Jenny is a highly experienced barrister and a specialist in financial regulatory work and complex civil and criminal fraud.
Jenny has been ranked in Chambers and Partners since 2014. She is ranked as a leading individual for Financial Crime at the London Bar in Chambers and Partners Directory.
"She is terrific, very bright and someone who gets to the issue quickly."
Chambers and Partners 2018.
Jenny is an expert in Missing Trader Intra-Community (“MTIC”) fraud. She spent over 10 years conducting MTIC cases in the Crown Court and for the last 5 to 6 years has been regularly instructed in related proceedings in the VAT Tribunal (First and Upper Tier). She is currently instructed as Lead Counsel in a number of multi-million pound Appeals.
Prior to developing a financial regulatory practice, Jenny conducted numerous fraud cases including mortgage fraud, insurance fraud, complex excise fraud, PAYE fraud, and advance fee fraud. She has also conducted numerous money laundering and confiscation cases.
Professional Panel Appointments
- Appointed to the Serious Fraud Office (SFO) ‘A’ Panel SFO.
- The Crown Prosecution Service (CPS) Proceeds of Crime Panel.
- CPS specialist Fraud Panel.
- CPS specialist Serious Crime Panel.
Education and awards
- St Anne’s College, University of Oxford (MA Jurisprudence).
- South Eastern Circuit.
- Criminal Bar Association.
- Proceeds of Crime Lawyers Association.
- Women’s Fraud Network.
- Fraud Lawyers Association.
Jenny has been involved in numerous confiscation cases arising out of prosecutions for fraud. This work naturally links in with Jenny's financial work and expertise.
Prior to developing a practice in financial regulatory work Jenny specialised solely in complex fraud cases. Her particular expertise is VAT fraud, in particular MTIC fraud.
Jenny has conducted numerous types of criminal case as both a Prosecution and Defence advocate, with an emphasis on fraud.
Jenny receives regular instructions in relation to complex financial regulatory cases.
Jenny has been instructed on a regular basis for the past 5 to 6 years in regulatory proceedings in the VAT tribunal. These involve Appeals against decisions of HMRC to deny input tax. The proceedings are complex and document heavy. She recently secured a successful outcome in a £23 million Appeal leading two Juniors.
Current instructions include Appeals concerning MTIC fraud in CPU’s, carbon credits and Excise goods. She has recently been instructed in a multi-million pound Appeal involving a large multi-national company.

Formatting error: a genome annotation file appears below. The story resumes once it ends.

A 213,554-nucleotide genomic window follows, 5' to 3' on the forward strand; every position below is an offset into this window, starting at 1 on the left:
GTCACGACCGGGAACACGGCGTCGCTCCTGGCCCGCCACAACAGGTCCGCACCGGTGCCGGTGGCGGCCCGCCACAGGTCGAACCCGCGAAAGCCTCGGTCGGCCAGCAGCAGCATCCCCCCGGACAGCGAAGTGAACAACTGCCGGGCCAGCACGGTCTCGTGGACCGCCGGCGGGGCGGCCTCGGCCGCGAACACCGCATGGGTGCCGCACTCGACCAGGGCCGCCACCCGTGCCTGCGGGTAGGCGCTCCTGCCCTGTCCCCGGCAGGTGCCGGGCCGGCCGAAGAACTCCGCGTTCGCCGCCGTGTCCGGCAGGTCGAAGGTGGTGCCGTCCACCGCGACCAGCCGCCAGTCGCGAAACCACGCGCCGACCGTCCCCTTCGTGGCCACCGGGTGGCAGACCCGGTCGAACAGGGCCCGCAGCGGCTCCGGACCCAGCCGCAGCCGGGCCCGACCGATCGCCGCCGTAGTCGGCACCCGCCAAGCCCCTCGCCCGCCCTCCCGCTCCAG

Cases of Note
Rioni Limited v HMRC (First tier Tax Tribunal) 2015 UKFTT 0166 (TC)
Successful outcome in Appeal leading 2 Juniors. Appeal by Rioni against a decision of HMRC to deny input tax of £23 million on the basis that the transactions were connected with VAT fraud and the Appellant knew or should have known that this was the case. Case involved basic MTIC fraud and contra-trading. Document heavy case - over 130 lever arch files of evidence, complex expert evidence regarding grey market, and links to criminal investigations.
Techcomp Limited v HMRC (First tier Tax Tribunal) 2014 UKFTT 0166 (TC)
Successful outcome in Appeal leading 1 Junior. Appeal by Techcomp against a decision of HMRC to deny input tax of approximately £300,000. Denial was on the basis that the transactions were connected with VAT fraud and the Appellant knew or should have known that this was the case. Case involved expert evidence regarding the grey market in CPUs, circularity of box numbers, evidence from Intel as to its manufacturing and distribution network. The type of trading was complex and involved acquisition deals, direct export deals, broker deals, triangulation deals and buffer deals.
Crotek Limited v HMRC (First tier Tax Tribunal) 16.12.2011 TC01672
Junior Counsel in appeal against decision to deny input tax of £5.6 million.
Lifeline Europe Limited (First tier Tax Tribunal) 28.6.2012 TC02106
Leading Junior in appeal against decision to deny input tax of £2.4 million.
Rigcharm Limited v HMRC (First tier Tax Tribunal) 30.4.12
Leading Junior in appeal against decision to deny input tax of £2.7 million.
VAT AND MTIC FRAUD
R v Skidmore and Others (Crown Court)
The VAT fraud concerned the evasion of £40 million VAT. It involved the importation of computer parts from America and Hong Kong. The goods were undervalued and mis-described when they were imported in to the United Kingdom. The Defendants paid the VAT on the false low value declared to Customs and Excise as opposed to the true high value of the goods. The goods were then sold on at their true value charging VAT on the true value. There was a subsequent money laundering prosecution, which arose out of the above case.